Fully diluted share count and transaction costs resulting from change in control provisions are important considerations for any M&A-related real estate private equity model. This article covers the basics you should absolutely master if you are serious about a career in REPE. As always, we recommend you deliberately practice these questions out loud and without looking at the answers if you wish to fully develop your real estate private equity skills ahead of an interview.
What is a fully diluted share count and why is it relevant to real estate private equity M&A investing?
When you buy a public company, you announce the share price at which you will acquire it. Then, you have to pay every shareholder that price you announced. The most obvious shareholders you need to buy out are the outstanding common shareholders. For any public company, the number of common shares outstanding is published quarterly on the front cover of every 10-K and 10-Q.
However, there are other people that will become shareholders as a result of a take-private. The fully diluted share count considers not just the number of common shares outstanding, but also the other people that convert to common as a result of a transaction. These people include in-the-money warrant and option holders, owners of unvested restricted stock units, and unit holders of the REIT’s operating partnership. This is relevant to REPE M&A investing because your model should always calculate the total buyout cost by using fully diluted share count.
What is the treasury stock method and how does it relate to fully diluted share count?
The treasury stock method serves to calculate the net shares created as a result of buying out all in-the-money holders of warrants and options. For example, what if we have agreed to purchase a company for $100 per share, and this company has 100 outstanding warrants at a $75 weighted average strike price? Well first, every warrant holder is going to exercise at their average $75 price, so the company will receive $7,500 of total proceeds for 100 new shares created. Now this is where the treasury stock method comes in. We will then use that $7,500 to repurchase as many shares as we can at the market price of $100, which means we’ll immediately buy back 75 shares. So we’ve spent the money we made, and we bought back 75 of the 100 new shares with the proceeds. Thus, the treasury stock method would suggest we generate 25 incremental shares to add to our fully diluted share count when we assume a $100 take-out price and there are 100 options at a $75 weighted average strike price.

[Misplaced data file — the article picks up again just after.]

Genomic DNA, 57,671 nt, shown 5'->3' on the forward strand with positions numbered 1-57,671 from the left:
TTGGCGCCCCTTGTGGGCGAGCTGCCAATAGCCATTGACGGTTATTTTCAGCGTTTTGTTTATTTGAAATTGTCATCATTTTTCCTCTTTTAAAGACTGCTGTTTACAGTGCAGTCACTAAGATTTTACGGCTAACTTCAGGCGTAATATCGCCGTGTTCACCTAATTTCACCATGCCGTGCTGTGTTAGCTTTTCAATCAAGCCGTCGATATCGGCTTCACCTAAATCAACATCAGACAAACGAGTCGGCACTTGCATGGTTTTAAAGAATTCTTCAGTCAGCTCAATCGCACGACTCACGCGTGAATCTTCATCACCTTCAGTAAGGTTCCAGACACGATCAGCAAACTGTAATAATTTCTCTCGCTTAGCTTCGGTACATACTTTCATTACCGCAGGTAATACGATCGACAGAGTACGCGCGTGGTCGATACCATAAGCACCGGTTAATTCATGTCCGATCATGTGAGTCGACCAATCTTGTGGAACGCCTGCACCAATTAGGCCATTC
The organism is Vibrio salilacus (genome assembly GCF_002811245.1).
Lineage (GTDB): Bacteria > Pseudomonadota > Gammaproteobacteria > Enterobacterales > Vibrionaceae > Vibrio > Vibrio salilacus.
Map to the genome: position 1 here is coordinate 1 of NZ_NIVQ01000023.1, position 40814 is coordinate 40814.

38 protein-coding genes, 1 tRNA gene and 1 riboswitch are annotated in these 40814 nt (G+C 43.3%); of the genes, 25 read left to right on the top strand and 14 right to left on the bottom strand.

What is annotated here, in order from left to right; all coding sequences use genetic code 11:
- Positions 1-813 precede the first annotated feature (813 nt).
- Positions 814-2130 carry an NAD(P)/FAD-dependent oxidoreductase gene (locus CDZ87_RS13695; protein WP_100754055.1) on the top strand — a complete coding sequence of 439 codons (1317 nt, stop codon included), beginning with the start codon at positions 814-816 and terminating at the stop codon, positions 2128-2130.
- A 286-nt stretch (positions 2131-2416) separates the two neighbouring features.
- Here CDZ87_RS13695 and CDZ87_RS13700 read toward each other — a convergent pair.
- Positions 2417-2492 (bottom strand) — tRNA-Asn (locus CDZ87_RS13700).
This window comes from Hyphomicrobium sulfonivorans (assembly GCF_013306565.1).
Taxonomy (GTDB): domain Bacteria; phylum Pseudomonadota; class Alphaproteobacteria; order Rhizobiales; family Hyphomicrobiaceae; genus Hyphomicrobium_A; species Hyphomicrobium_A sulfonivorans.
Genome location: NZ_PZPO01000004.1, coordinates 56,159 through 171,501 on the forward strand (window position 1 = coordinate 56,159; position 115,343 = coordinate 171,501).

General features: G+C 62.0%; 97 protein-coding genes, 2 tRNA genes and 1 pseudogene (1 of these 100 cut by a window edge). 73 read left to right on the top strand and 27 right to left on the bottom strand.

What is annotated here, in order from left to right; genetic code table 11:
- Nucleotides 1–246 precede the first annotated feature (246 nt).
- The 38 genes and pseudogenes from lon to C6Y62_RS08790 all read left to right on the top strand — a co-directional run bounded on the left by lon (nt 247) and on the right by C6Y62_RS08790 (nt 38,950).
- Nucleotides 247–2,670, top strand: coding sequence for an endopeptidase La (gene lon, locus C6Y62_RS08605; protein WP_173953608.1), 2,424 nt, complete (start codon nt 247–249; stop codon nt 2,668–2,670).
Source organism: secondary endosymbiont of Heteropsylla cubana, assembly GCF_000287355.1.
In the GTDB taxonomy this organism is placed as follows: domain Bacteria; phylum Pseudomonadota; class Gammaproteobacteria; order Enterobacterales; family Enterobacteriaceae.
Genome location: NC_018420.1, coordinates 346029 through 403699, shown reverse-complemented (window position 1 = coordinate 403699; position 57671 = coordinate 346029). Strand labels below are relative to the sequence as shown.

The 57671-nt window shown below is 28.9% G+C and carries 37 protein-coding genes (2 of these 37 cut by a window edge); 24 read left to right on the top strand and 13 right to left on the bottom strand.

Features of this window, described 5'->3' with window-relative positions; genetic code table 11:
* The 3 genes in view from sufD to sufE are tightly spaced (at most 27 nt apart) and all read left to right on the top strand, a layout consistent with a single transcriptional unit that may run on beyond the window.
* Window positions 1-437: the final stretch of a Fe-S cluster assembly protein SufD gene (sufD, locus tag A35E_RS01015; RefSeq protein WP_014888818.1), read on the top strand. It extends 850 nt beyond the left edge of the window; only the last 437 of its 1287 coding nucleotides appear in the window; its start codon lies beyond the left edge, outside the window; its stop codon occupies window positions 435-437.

What is a change in control provision and how might it impact your sources and uses for a take-private M&A deal?
Change in control provisions basically say “if ownership changes, something happens.” That something is detailed in the change in control provision itself. You often find change in control provisions in debt documents, preferred equity documents, and equity awards to management. With regards to debt, a change in control could trigger an assumption fee, immediate principal repayment, or simply require lender consent. With regards to preferred equity, you could see similar provisions as with debt as well as potential conversion to common. Finally, with equity awards, you generally would expect all unvested restricted stock awards and options to immediately vest, effectively increasing your share count at the date of acquisition.
Leveraged Breakdowns is the Premier Source to Learn REPE
The team at Leveraged Breakdowns is best positioned to teach you real estate private equity skills. We are megafund investors with years and tens of billions of dollars of experience investing in asset-level and corporate-level transactions. We have invested across all asset-classes and are eager to share our deep experience with outsiders who have otherwise been shut out of this exclusive industry. For instance, our course Breaking Down REPE shows you exactly how we build a real estate private equity model from complete scratch. In fact, we only give you the same source materials you would receive in a real life deal.